Why Do We Want to Squish and Squeeze Things That Are Cute? Science Has the Answer

The response dubbed “cute aggression” by researchers is the brain’s attempt to self-regulate when confronted with intense emotion

Baby Seal
An adorable seal pup Gary K Smith / Alamy Stock Photo

In the presence of chubby babies, fluffy puppies or other adorable little things, it isn’t uncommon to be overwhelmed by a desire to squeeze, pinch or even bite them. People don’t really want to hurt the creatures—just to … squish them. Turns out, there’s a scientific term for this paradoxical response: “cute aggression.”

In 2015, Yale University researchers published a study about human responses to cuteness, which are often dimorphous: both positive and negative. The researchers concluded that reactions to “cute stimuli”—which can range from smiles, to tears, to aggression—are brought on by the intensity of positive emotion rather than assessment of the stimuli itself. The study interested Katherine Stavropoulos, a psychologist at the University of California, Riverside, who later characterized the term “cute aggression” for NPR’s Jon Hamilton: People “just have this flash of thinking: ‘I want to crush it’ or ‘I want to squeeze it until [it] pops’ or ‘I want to punch it.’”

Stavropoulos wondered whether this phenomenon could be measured in brain activity. She and doctoral student Laura Alba conducted a study to find out, and their findings were published in Frontiers in Behavioral Neuroscience in 2018. The researchers gathered 54 participants between ages 18 and 40, fitted them with electrode caps to measure their brain activity, and showed each person 32 photographs.

The images were divided into four groups: adult animals (which the study authors classify as “less cute”), baby animals (classified as “more cute”), and two sets of human baby portraits. The first block of human baby images was digitally altered to enhance features we perceive as cuter—big eyes and full cheeks—while the other portraits were either left untouched or altered to reduce cuteness.

After participants viewed the images, they completed questionnaires that indicated both how cute they found each block of photos and the level of cute aggression they experienced. To assess the latter, researchers asked participants to rate the extent to which they agreed with statements like, “I want to squeeze something,” and, “I feel like pinching those cheeks!” Researchers measured how “overwhelmed by emotion” each participant was after seeing the photos by having them rate their agreement with statements like, “I can’t handle it!” Stavropoulos and Alba also checked participants’ urges to approach and care for the subjects in the photos.

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The images of baby animals elicited the strongest response. According to the researchers, participants expressed more cute aggression, felt more overwhelmed and had a greater caretaking impulse toward baby animals than adult animals. They didn’t observe the same distinction between participants’ reactions to cuter and less-cute images of babies—possibly, Stavropoulos told Gizmodo’s Catie Keck, because both sets of babies were “objectively pretty cute.”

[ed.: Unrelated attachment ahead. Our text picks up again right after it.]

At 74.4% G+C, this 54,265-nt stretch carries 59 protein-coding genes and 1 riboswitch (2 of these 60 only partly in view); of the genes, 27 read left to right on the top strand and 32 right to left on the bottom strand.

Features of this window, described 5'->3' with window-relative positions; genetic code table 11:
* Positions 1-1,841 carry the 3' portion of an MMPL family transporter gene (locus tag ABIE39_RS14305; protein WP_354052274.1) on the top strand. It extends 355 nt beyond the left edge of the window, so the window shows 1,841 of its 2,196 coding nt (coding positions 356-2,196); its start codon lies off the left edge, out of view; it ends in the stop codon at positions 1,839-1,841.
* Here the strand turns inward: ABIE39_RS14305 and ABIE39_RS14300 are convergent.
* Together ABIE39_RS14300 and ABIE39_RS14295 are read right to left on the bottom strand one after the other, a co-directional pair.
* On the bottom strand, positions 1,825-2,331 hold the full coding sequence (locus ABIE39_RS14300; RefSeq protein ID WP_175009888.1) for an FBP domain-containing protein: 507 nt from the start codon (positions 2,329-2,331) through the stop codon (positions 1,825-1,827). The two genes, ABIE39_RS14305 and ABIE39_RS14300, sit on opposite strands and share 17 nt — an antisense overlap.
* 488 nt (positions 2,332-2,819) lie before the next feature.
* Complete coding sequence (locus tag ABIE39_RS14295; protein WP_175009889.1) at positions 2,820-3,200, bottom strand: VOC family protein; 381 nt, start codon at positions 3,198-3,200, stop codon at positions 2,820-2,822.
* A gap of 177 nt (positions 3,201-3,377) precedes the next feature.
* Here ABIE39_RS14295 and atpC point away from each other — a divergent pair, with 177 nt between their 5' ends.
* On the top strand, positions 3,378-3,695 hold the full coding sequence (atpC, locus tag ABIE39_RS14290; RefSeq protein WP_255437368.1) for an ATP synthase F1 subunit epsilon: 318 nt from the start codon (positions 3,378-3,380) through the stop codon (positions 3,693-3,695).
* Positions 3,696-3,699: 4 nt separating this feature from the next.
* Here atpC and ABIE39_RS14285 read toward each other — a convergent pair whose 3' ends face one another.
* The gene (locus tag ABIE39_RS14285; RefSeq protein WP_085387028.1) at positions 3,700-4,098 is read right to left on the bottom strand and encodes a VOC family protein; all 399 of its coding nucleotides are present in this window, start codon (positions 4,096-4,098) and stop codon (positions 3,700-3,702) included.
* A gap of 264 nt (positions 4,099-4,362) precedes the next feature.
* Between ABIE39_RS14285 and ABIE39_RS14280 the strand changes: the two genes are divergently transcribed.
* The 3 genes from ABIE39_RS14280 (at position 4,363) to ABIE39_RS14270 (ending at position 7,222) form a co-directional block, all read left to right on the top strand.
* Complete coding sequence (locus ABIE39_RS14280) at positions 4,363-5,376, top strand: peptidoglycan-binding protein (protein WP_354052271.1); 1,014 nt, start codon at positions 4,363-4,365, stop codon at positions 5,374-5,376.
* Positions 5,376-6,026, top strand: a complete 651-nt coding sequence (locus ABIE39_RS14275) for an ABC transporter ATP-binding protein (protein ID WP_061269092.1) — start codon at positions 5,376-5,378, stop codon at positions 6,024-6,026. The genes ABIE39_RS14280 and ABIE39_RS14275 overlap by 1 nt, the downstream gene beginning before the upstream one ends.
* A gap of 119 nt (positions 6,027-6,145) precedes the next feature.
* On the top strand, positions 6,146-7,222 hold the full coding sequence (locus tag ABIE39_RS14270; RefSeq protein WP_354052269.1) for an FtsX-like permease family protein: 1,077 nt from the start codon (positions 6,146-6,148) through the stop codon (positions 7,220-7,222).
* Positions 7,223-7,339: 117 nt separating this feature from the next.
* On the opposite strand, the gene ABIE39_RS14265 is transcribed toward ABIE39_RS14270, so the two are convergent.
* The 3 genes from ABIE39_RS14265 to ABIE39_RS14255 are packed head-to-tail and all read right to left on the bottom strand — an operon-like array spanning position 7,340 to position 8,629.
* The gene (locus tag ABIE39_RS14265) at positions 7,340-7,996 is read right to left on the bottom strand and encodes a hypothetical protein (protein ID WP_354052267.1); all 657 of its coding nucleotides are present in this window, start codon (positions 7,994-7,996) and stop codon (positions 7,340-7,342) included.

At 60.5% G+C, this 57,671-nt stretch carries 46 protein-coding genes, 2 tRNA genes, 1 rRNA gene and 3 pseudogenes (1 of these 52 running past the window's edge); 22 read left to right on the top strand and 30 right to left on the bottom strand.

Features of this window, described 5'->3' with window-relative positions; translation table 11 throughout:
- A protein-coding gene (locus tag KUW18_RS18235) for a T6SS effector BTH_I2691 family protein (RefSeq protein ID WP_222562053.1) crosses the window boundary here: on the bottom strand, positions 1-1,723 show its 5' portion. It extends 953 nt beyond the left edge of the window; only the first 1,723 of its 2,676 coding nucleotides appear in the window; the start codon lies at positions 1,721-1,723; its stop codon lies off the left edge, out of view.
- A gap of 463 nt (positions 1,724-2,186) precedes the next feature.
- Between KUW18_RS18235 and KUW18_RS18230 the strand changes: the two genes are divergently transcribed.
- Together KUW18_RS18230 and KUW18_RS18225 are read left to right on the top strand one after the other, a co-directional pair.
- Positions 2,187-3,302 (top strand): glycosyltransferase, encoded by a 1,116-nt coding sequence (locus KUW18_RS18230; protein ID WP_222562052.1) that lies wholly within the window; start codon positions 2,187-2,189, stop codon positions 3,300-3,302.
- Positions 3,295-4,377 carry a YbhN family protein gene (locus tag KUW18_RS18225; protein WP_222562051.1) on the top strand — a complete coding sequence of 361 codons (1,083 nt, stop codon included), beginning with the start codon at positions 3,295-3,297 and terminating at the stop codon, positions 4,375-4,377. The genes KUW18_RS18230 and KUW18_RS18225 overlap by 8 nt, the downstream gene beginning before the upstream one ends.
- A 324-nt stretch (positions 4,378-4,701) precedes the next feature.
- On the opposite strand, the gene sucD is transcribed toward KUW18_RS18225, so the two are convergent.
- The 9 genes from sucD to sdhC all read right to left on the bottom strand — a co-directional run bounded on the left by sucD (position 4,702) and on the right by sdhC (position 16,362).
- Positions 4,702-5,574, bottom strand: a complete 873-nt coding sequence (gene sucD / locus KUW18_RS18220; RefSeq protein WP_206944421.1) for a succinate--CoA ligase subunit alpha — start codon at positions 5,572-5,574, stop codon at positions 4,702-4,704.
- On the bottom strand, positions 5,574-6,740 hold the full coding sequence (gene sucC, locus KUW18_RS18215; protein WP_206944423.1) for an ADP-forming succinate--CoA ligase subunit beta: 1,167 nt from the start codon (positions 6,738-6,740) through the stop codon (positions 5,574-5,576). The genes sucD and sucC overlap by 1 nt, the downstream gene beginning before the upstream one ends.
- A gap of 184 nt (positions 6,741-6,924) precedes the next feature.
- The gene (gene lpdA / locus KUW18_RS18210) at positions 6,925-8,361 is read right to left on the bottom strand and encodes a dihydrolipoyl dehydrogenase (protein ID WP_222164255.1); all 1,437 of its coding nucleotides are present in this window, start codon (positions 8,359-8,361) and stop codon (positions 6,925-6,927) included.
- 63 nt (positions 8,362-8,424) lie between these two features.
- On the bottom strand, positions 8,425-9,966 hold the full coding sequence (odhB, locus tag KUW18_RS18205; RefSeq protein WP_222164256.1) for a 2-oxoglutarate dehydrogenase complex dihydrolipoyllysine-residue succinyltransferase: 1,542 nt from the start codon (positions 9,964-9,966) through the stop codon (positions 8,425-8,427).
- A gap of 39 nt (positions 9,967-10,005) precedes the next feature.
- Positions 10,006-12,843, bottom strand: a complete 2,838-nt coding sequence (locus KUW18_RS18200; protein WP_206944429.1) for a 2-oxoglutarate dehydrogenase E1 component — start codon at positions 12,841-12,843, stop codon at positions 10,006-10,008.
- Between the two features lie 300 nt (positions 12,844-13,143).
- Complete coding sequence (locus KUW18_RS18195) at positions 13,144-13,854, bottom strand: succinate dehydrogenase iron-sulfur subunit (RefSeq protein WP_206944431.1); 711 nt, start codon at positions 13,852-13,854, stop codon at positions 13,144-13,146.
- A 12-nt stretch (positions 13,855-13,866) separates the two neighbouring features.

“Adult animals and baby animals are strikingly different,” Stavropoulos elaborated. “But these pictures of babies were in fact so well photographically manipulated that they are both pretty cute looking.”

By using the electroencephalography caps, researchers were able to gain insight into the neural activity of participants who experienced cute aggression. This response was associated with greater activity not only in the brain’s emotional systems, but also in its reward systems, which regulate motivation, pleasure and feelings of “wanting.”

As Stavropoulos told UC Riverside News’ Tess Eyrich, she found strong correlations between ratings of cute aggression and the reward response in the brain to cute animals. “This is an exciting finding,” she said, “as it confirms our original hypothesis that the reward system is involved in people’s experiences of cute aggression.” The study also reinforced Yale’s 2015 findings, relating aggressive responses to overwhelming emotion. As Stavropoulos concluded, cute aggression—which contradicts the caregiving response—seems to be the “brain’s way of ‘bringing us back down’ by mediating our feelings of being overwhelmed.”

Why do you want to squeeze cute things? - Joshua Paul Dale

When these two powerful systems are triggered—emotion and reward—the brain tempers the onslaught of positive feelings by tossing in a dash of aggression. And researchers believe that aggressive response may have a positive function in evolution.

“If you find yourself incapacitated by how cute a baby is—so much so that you simply can’t take care of it—that baby is going to starve,” Stavropoulos said.

As neuroscientist Seraphina Solders wrote for NeuWrite San Diego, we understand why this type of “emotional regulation” is important regarding strong negative emotions. “But it might be more challenging to understand why we would need to regulate extreme positive emotions as well.”

Whatever the evolutionary cause of cute aggression, rest assured that there’s no need to feel bad if the sight of pudgy babies fills you with a weird compulsion to pinch them; it’s just the brain’s way of making sure that nothing gets too cute to handle.

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